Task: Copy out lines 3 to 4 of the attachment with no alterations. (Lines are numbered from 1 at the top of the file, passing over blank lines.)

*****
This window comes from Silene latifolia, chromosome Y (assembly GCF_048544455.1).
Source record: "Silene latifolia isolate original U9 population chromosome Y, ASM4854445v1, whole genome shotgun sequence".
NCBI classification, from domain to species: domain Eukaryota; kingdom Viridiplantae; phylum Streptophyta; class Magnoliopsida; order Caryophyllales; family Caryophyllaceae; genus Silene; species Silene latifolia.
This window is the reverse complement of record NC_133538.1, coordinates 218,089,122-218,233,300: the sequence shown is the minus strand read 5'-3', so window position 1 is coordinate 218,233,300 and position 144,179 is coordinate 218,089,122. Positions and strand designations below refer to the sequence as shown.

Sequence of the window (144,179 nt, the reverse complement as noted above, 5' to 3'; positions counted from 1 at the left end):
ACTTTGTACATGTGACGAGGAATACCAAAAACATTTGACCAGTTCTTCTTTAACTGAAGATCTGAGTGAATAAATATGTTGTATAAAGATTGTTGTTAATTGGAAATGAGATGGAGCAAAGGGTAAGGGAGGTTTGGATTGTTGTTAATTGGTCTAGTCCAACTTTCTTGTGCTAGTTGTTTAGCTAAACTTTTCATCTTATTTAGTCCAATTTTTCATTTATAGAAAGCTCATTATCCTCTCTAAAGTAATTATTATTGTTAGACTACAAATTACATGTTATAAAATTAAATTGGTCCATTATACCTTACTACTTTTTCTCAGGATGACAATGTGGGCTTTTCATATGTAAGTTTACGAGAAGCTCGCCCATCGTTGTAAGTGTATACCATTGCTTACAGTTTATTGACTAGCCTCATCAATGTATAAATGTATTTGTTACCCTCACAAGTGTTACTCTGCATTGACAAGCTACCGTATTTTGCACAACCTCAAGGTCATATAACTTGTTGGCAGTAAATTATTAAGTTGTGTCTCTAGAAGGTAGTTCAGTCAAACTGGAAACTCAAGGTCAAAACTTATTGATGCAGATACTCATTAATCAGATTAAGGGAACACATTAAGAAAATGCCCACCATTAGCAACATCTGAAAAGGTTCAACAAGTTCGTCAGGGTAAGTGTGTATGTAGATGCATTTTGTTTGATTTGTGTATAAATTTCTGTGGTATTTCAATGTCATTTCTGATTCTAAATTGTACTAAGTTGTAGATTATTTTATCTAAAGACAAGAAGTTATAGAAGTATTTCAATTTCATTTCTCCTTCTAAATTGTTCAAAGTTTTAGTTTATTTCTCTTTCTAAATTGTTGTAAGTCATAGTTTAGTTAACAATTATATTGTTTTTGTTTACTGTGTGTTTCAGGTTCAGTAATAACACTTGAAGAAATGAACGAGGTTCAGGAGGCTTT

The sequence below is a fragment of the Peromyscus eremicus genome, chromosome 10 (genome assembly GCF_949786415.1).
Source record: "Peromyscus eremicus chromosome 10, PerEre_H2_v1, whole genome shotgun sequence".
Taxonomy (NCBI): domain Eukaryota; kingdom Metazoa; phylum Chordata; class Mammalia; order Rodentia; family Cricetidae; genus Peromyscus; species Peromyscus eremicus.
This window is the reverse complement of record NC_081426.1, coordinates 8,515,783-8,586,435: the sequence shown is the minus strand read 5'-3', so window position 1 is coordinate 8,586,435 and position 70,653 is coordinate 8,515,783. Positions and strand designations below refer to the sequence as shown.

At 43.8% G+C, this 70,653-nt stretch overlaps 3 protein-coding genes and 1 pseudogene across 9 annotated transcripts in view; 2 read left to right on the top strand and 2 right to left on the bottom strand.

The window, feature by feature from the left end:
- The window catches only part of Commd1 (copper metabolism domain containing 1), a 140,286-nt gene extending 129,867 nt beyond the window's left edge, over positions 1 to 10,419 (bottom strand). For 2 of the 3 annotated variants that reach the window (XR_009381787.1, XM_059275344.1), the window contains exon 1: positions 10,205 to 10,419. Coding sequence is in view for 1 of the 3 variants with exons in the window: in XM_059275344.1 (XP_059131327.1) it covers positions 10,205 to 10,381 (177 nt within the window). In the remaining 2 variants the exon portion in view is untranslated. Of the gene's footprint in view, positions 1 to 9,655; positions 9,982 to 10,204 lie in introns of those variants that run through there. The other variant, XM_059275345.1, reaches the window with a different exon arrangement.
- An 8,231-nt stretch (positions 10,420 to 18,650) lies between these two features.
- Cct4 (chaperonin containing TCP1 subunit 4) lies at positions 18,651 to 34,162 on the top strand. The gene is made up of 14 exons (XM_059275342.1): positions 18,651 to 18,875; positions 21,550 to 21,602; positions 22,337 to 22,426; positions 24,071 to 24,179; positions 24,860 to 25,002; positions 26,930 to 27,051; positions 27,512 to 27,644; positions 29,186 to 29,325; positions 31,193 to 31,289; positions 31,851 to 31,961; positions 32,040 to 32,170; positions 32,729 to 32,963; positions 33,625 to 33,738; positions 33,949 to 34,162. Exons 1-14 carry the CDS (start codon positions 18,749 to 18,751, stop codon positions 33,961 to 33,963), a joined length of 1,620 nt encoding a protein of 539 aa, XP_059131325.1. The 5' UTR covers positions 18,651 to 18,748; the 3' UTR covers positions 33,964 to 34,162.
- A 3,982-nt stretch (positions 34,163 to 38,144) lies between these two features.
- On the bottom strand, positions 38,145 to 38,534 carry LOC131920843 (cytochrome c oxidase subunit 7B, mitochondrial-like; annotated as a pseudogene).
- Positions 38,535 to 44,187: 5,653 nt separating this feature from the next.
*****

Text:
NCBI classification, from domain to species: domain Eukaryota; kingdom Viridiplantae; phylum Streptophyta; class Magnoliopsida; order Caryophyllales; family Caryophyllaceae; genus Silene; species Silene latifolia.
This window is the reverse complement of record NC_133538.1, coordinates 218,089,122-218,233,300: the sequence shown is the minus strand read 5'-3', so window position 1 is coordinate 218,233,300 and position 144,179 is coordinate 218,089,122. Positions and strand designations below refer to the sequence as shown.